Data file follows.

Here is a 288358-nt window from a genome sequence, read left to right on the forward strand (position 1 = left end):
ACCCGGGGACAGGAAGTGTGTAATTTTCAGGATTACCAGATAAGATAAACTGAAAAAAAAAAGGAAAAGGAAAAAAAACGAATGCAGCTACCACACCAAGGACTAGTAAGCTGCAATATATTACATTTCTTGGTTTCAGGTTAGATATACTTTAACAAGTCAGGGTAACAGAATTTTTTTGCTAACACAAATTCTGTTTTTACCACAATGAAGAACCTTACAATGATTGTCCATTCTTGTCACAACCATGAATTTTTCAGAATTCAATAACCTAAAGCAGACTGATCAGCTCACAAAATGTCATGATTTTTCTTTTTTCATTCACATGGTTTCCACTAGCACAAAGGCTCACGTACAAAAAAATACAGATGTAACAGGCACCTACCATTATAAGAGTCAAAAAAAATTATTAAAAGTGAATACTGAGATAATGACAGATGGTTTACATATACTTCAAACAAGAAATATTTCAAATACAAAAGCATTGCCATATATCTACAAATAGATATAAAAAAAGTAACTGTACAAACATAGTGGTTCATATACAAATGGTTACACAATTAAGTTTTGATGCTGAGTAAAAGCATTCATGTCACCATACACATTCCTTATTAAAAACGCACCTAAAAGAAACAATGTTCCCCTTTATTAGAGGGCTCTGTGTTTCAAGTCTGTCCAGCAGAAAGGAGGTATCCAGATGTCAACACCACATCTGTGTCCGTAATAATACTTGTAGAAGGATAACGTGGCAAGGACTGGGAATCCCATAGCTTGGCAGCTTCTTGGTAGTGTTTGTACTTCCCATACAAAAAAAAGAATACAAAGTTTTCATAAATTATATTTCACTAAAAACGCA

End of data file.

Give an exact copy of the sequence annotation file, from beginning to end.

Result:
Here is a 288358-nt window from a genome sequence, read left to right on the forward strand (position 1 = left end):
ACCCGGGGACAGGAAGTGTGTAATTTTCAGGATTACCAGATAAGATAAACTGAAAAAAAAAAGGAAAAGGAAAAAAAACGAATGCAGCTACCACACCAAGGACTAGTAAGCTGCAATATATTACATTTCTTGGTTTCAGGTTAGATATACTTTAACAAGTCAGGGTAACAGAATTTTTTTGCTAACACAAATTCTGTTTTTACCACAATGAAGAACCTTACAATGATTGTCCATTCTTGTCACAACCATGAATTTTTCAGAATTCAATAACCTAAAGCAGACTGATCAGCTCACAAAATGTCATGATTTTTCTTTTTTCATTCACATGGTTTCCACTAGCACAAAGGCTCACGTACAAAAAAATACAGATGTAACAGGCACCTACCATTATAAGAGTCAAAAAAAATTATTAAAAGTGAATACTGAGATAATGACAGATGGTTTACATATACTTCAAACAAGAAATATTTCAAATACAAAAGCATTGCCATATATCTACAAATAGATATAAAAAAAGTAACTGTACAAACATAGTGGTTCATATACAAATGGTTACACAATTAAGTTTTGATGCTGAGTAAAAGCATTCATGTCACCATACACATTCCTTATTAAAAACGCACCTAAAAGAAACAATGTTCCCCTTTATTAGAGGGCTCTGTGTTTCAAGTCTGTCCAGCAGAAAGGAGGTATCCAGATGTCAACACCACATCTGTGTCCGTAATAATACTTGTAGAAGGATAACGTGGCAAGGACTGGGAATCCCATAGCTTGGCAGCTTCTTGGTAGTGTTTGTACTTCCCATACAAAAAAAAGAATACAAAGTTTTCATAAATTATATTTCACTAAAAACGCA